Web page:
From David Byrne back to Laos - T and I flew from Bangkok to Luang Prabang and it is one of the most incredible descents I have ever experienced. We descended over the Mekong amongst the greenest mountains into the tiny city of Luang Prabang in northern Laos. A sign proudly proclaimed the city a Unesco World Heritage site as we walked into the terminal.
After providing our passport, visa fee and application form in one queue, we then queued up for immigration where our passports were handed back with the visa affixed and stamped. Getting your passport back seemed to depend on the order of the line remaining the same, but it was very quick and efficient and we were then able to head out to the outdoor waiting area and organise a tuk tuk to our guesthouse. We stayed at Senesouk guesthouse, which I would highly recommend. Our room was upstairs in the traditional Teak house out back:
Luang Prabang is a very small city, but it is one of the most wonderfully friendly and beautiful places I have ever visited. Highlights of our time in there were:
Watching monks receive their morning Alms
I had not been on a bike since I was 14 years old, so was a little nervous and wobbly when we started out but after a block I was racing T and careering down hills. It was such a lovely way to explore a city, so I am going to endeavour to rent a bike to explore places on future travels.
There is a craft market every night in Luang Prabang from about 5 - 11 pm. T and I would head down to the two vegetarian and vegan food stalls and get a big bowl of Laos food for about AU$1. It was fun to eat at the table set up behind the stall and watch all the action around us - a young woman selling gorgeous looking cakes, families zooming past on motorbikes and and huge fruit and vegetable stalls. For dessert we shared some banana and coconut type donuts.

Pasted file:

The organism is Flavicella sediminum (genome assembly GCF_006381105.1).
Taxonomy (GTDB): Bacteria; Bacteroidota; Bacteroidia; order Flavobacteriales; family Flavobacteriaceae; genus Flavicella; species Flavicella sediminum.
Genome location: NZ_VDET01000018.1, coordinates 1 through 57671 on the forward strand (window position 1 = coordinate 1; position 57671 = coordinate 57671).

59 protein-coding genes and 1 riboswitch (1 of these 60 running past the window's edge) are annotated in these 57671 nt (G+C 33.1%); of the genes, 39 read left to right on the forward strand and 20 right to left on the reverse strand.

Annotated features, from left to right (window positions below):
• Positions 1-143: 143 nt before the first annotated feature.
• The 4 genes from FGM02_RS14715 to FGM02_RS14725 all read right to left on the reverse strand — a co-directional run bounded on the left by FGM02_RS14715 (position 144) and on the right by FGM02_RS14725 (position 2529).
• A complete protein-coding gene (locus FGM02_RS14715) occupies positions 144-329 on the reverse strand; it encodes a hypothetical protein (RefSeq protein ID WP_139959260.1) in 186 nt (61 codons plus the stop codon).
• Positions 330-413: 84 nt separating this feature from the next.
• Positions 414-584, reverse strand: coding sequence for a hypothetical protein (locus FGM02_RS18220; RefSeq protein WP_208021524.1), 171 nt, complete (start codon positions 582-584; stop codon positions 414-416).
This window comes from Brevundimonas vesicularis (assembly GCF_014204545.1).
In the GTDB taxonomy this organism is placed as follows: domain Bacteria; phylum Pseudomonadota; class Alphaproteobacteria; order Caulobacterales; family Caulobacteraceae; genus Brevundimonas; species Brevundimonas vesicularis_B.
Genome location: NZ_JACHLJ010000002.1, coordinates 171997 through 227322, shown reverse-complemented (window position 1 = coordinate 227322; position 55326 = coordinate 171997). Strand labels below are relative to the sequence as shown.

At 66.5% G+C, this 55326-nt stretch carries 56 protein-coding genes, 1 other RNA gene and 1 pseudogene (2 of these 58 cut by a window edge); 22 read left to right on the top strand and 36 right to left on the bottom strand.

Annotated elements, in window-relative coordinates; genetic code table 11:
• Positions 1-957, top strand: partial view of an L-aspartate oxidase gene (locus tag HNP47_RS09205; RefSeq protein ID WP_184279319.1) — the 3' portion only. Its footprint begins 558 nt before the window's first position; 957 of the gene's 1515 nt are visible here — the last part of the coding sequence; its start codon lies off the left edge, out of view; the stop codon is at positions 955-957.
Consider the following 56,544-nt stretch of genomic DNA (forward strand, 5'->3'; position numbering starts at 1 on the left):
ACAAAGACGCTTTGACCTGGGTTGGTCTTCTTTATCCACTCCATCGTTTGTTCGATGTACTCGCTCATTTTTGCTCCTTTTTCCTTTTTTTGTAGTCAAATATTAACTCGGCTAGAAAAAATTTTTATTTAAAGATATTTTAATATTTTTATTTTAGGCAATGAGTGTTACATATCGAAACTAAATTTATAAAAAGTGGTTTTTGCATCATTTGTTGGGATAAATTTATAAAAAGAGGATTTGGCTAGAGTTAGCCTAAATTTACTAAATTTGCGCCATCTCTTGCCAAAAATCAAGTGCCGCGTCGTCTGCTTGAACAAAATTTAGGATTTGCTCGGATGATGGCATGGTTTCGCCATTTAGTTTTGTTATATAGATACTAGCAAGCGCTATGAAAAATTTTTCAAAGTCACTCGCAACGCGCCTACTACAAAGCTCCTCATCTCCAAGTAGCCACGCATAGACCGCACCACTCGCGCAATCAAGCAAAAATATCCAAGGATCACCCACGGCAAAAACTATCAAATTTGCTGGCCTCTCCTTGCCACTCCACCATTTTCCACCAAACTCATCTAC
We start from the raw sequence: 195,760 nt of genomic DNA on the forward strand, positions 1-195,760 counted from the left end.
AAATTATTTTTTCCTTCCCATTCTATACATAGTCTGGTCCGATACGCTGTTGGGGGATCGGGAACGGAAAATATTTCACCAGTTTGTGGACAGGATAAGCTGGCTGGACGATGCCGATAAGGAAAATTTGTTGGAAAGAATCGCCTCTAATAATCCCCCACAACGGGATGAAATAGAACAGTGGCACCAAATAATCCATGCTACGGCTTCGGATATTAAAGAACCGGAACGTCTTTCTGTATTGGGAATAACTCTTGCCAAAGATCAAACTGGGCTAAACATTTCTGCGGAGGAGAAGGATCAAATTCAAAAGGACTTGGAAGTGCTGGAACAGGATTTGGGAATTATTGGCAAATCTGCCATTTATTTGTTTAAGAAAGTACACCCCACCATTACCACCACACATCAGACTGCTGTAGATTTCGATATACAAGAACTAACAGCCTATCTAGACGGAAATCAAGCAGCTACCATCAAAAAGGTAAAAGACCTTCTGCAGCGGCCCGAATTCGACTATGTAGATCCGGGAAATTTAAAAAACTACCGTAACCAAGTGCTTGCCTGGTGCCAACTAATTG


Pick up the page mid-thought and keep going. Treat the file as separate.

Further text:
We bought lots of little gifts for people, although my favourite thing that we bought was a handmade doona cover and two matching pillow slips. It was the only one I saw that was a vibrant turquoise. I haven't gotten around to taking a photo of it yet, but I will post one when I do.
T had a little trouble with all the low hanging poles holding up the shelters, as due to his height he kept banging his head on them. At one point, he managed to plunge one stall into complete darkness as he tripped over the plug linking them to a power supply. It was all sorted out in a matter of seconds with laughter all round, but T said he felt like Godzilla.
Visiting Tat Kuang Si Waterfall & Moon Bear Rescue Centre
We took the hour long trip out to Tat Kuang Si to see the beautiful clear turquoise waters of the waterfall. T even managed a dip in one of the more secluded pools lower down. At least it was secluded until a tour group came through, which meant he had to stay in the freezing water for a little longer than he would have liked.
There is also a Moon Bear rescue centre at the waterfall. These bears have been rescued as cubs when their mothers had been killed by poachers. T and I already sponsor a Moon Bear named Somerset through Animals Asia, so we were both excited to meet some Moon Bears in person. We watched them forage for food, snooze in their hanging baskets and play together for ages. They all seemed to be happy and well cared for.
Given the plethora of places offering massages for such a small amount of kip, we continued our streak of daily massages in Luang Prabang. I particularly enjoyed a foot massage we got reclining side by side in a fan-cooled sheltered outdoor alcove. The women who provided the massage giggled and talked (seemingly about us) a lot. I think they were amused by T's height and the size of his feet. His masseuse looked quite incredulous when he took his shoes off.
And then it was on to Vientiane.......